Author Archives: solwayshorewalker

What’s a clay dabbin?

“The first thing people do is stroke the walls – it’s tactile, there’s something about it that makes people want to touch it.” Alex Gibbons     On April 28th 2017 the first clay dabbins building to be constructed on … Continue reading

Posted in archaeology, architecture, coastal history, conservation | Tagged , , , ,

Snippets 12: In praise of Bowness Moss

Bowness Moss or Common is one of the South Solway Mosses National Nature Reserves, NNR [1]. The near-pristine centre of this raised mire is a Site of Special Scientific Interest, SSSI;  it’s also a Special Area of Conservation, SAC. Acronyms … Continue reading

Posted in conservation, peat, bogs and moors, Snippets, wetlands | Tagged ,

Ask the fellows who cut the peats

  “I just went and asked for a job – I fancied gaan cuttin’ peat. The foreman said, ‘I’ll take you up on the moss’ – and what a walk it was! A big wide open space, peat stacks everywhere. … Continue reading

Posted in coastal heritage, conservation, industrial heritage, peat, bogs and moors, wetlands | Tagged , , ,

Time-warps and gnomons

It was a fine bright morning, there was still a sprinkling of snow on the fells, but Spring was clearly on its way; I’d spent too much time at my desk writing and longed for the changed perspective of the … Continue reading

Posted in Allonby, Marine Conservation Zone, tidelines | Tagged ,

Lighthouses of the Upper Solway: a guest post by Captain Chris Puxley

For many years, Captain Chris Puxley was Harbourmaster of the Port of Silloth and  a ship’s pilot, bringing ships up the Solway’s unpredictable channels from Workington. He has always been interested in the Port’s history and has written a book … Continue reading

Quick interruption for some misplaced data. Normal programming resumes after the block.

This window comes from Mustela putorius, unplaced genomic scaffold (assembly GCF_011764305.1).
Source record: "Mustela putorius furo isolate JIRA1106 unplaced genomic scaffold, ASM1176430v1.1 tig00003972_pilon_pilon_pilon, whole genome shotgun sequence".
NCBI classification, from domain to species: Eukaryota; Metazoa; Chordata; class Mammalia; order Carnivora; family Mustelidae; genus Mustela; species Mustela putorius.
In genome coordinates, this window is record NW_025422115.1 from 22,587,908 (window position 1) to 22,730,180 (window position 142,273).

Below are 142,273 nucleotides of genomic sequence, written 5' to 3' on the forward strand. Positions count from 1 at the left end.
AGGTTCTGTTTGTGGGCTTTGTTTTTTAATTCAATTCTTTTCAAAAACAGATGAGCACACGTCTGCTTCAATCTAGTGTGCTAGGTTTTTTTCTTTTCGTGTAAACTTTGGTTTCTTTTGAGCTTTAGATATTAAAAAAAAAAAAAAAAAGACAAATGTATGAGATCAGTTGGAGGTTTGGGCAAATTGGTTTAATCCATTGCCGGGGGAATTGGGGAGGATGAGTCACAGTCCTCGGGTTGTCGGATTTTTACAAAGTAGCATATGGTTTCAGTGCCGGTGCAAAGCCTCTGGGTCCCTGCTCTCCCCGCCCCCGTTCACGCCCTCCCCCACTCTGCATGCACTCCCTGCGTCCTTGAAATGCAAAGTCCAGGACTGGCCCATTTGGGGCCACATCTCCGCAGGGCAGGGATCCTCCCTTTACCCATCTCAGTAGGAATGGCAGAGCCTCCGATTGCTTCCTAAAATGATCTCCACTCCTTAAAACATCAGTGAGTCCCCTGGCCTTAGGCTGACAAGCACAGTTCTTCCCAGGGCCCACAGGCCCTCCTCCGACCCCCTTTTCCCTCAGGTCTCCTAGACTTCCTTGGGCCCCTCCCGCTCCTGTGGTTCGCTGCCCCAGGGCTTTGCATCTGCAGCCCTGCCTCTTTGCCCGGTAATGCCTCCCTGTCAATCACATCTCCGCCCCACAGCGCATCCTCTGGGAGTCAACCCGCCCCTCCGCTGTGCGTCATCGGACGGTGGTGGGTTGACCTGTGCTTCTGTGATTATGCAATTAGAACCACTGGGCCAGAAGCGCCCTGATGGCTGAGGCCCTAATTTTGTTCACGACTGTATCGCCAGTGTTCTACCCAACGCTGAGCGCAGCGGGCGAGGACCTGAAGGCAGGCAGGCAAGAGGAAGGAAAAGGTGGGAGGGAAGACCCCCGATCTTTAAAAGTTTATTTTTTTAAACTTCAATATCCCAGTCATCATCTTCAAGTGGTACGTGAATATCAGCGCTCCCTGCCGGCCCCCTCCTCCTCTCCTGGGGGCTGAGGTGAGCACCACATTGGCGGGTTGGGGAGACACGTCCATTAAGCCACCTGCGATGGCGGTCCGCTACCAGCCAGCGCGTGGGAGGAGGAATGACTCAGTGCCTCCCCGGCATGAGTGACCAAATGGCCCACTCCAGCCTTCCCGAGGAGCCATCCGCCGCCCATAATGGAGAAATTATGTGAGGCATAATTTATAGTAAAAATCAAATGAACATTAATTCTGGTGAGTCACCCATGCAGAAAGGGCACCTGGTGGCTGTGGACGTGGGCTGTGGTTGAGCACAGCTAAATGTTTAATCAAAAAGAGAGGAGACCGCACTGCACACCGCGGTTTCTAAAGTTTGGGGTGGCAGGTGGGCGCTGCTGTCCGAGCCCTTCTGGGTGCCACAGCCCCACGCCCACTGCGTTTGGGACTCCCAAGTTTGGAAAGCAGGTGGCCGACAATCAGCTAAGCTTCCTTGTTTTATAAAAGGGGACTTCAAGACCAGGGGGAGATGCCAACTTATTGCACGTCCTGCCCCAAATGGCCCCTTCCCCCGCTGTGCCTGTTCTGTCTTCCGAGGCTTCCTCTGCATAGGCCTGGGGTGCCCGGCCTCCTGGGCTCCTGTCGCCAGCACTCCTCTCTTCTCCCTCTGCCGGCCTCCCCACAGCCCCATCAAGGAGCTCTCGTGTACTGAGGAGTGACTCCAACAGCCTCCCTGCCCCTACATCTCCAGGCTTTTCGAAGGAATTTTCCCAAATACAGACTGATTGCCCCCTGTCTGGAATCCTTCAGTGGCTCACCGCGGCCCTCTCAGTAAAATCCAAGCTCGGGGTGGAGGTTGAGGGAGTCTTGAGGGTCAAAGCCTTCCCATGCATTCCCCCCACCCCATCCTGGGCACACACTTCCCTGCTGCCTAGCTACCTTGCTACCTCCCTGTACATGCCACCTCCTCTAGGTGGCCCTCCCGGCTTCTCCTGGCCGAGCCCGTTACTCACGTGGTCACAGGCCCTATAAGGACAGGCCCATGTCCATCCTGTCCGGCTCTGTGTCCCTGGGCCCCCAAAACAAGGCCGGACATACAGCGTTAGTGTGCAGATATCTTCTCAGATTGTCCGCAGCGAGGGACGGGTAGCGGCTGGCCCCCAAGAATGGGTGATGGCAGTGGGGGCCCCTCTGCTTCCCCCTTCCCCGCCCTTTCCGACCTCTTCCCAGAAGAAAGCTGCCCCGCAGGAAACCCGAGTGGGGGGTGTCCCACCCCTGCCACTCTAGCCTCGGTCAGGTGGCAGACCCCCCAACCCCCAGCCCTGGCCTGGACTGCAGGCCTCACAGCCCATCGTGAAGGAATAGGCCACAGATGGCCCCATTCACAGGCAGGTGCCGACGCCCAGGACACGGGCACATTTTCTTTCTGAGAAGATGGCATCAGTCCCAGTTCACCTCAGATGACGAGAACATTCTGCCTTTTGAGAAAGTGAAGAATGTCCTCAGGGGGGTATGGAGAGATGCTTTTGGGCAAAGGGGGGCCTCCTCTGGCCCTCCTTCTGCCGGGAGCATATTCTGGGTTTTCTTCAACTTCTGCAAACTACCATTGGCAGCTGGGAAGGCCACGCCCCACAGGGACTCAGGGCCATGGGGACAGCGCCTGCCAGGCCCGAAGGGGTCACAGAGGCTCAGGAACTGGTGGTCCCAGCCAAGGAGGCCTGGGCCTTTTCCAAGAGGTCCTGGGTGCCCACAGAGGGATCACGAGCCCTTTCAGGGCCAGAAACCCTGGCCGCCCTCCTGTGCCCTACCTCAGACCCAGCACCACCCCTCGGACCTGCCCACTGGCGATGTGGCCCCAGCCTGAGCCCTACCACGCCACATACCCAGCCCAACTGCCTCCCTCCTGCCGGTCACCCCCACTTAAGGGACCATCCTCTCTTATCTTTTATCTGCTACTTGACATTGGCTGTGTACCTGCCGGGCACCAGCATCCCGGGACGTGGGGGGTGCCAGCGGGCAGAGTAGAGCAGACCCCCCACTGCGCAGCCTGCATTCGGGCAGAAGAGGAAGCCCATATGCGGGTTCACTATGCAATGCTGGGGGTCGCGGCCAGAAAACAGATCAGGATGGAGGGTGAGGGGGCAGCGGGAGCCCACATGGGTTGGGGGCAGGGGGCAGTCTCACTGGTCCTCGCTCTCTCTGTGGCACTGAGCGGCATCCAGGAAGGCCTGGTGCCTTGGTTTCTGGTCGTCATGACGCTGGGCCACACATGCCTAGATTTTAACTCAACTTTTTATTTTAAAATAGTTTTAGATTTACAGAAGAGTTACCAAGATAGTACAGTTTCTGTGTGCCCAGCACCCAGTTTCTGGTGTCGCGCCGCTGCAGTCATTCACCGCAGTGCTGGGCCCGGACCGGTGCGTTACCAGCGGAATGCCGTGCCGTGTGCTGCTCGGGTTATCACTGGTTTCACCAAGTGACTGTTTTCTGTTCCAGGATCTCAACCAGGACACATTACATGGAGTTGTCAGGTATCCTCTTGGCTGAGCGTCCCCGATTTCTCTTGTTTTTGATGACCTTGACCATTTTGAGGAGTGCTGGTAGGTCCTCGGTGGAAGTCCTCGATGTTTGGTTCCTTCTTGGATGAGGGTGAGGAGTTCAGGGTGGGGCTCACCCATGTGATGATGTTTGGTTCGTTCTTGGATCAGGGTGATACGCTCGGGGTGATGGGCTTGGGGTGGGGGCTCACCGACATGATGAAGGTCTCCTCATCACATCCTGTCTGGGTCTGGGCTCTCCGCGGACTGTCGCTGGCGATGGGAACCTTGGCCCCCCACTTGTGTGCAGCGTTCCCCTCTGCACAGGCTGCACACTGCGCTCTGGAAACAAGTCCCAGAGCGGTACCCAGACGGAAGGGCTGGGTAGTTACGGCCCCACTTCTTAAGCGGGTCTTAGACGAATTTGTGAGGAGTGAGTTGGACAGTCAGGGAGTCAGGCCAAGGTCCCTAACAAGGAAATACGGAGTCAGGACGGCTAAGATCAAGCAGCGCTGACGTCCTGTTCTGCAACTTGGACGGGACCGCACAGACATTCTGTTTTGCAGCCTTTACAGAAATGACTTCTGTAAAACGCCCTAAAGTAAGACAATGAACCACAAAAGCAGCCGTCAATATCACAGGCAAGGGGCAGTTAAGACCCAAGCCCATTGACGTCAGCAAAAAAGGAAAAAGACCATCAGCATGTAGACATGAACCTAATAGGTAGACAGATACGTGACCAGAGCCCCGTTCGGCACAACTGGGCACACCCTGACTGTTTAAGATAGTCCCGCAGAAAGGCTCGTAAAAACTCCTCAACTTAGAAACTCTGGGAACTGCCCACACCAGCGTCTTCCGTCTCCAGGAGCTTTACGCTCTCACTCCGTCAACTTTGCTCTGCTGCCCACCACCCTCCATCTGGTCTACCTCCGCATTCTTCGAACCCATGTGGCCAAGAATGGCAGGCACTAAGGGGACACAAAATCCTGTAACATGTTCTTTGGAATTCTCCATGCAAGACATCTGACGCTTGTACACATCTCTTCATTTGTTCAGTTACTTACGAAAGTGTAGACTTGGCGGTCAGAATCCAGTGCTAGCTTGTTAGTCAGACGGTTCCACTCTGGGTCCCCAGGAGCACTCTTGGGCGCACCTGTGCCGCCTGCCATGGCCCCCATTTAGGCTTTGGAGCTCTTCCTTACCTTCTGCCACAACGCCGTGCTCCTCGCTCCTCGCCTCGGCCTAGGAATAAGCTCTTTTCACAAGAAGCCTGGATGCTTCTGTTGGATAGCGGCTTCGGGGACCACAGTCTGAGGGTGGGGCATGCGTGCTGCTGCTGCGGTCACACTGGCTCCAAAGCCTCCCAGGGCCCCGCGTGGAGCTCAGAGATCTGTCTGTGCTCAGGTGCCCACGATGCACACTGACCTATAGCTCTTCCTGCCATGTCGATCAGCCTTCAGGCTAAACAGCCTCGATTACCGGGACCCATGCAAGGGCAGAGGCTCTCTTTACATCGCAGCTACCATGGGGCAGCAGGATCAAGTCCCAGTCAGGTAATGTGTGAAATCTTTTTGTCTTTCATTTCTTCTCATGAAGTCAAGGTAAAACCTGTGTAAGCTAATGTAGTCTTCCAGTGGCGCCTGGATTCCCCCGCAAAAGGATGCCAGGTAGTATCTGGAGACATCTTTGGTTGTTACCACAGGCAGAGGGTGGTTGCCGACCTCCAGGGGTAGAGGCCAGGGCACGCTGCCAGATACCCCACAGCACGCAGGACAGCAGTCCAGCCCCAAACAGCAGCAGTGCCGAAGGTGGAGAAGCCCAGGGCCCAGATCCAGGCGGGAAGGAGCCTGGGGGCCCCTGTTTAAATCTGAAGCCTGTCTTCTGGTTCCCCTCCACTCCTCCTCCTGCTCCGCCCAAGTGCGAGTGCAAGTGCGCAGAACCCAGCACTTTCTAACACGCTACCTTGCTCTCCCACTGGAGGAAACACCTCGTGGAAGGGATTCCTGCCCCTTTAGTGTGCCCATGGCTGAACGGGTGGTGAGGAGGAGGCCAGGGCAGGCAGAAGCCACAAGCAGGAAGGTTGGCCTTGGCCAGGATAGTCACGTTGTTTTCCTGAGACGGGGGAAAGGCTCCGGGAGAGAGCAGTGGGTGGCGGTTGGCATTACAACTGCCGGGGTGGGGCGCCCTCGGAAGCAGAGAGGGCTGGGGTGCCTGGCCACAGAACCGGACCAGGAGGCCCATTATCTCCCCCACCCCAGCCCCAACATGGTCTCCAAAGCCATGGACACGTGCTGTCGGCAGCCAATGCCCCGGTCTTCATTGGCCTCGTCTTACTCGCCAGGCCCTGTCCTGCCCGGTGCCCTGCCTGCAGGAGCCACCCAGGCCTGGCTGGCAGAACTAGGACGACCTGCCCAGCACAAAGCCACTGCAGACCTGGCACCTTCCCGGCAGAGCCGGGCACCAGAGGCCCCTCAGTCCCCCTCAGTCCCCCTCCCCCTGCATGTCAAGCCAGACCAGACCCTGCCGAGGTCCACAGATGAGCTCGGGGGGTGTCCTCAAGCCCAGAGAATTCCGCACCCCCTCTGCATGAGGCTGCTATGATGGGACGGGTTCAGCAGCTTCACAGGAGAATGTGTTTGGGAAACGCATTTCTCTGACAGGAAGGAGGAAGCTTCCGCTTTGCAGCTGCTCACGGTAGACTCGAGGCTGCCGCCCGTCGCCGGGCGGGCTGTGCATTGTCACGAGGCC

Posted in coastal heritage, Guest Posts, ports | Tagged ,

SACs, SPAs, SSSIs: what do they mean (and should we care)?

“Think of [the list] as not so much an inventory as a catalogue leading to compelling and interacting stories.” [6] Protected areas: their borders aren’t marked by posts or buoys, but they are marked by lines on maps, and by … Continue reading

Posted in conservation | Tagged , ,

Snippets 11: big moon, big tides, at Allonby Bay

On Monday night the full moon, its face very slightly squashed, shone down on a stormy Solway Firth. The brown silt-laden waves pounded ashore and shortly after midnight the incoming tide that was battering the sea-defences at Dubmill Point reached … Continue reading

Posted in Allonby, Marine Conservation Zone, Sabellaria, honeycomb worm, Snippets, Spring & Neap Tides | Tagged

Snippets 10: stone stoops

Gateposts don’t normally attract our attention, so it is easy to miss the fact that many of the ‘posts’ supporting field gates on the Solway Plain are not posts at all, but are the traditional red sandstone pillars – known … Continue reading

Posted in coastal heritage, quarries, sandstone, Snippets, wetlands | Tagged , , , ,

The Solway viaduct

The Solway is as smooth as silk, the water slipping in around the embankment that points a stubby finger towards Scotland. We have reached the embankment’s distal end by stepping and teetering along the sloping wall of dressed red sandstone … Continue reading

Posted in coastal heritage, industrial heritage, peat, bogs and moors | Tagged , , ,

Crossing the Sulewath: A guest post by David Livermore

Two big rivers feed the head of the Solway.  The Eden drains all Cumbria from Helvellyn to the Pennines, the Esk harvests a rainy quarter of the Southern Uplands. Rockcliffe Marsh separates their outlets and the OS map shows few … Continue reading

Posted in crossings & waths, Guest Posts | Tagged , ,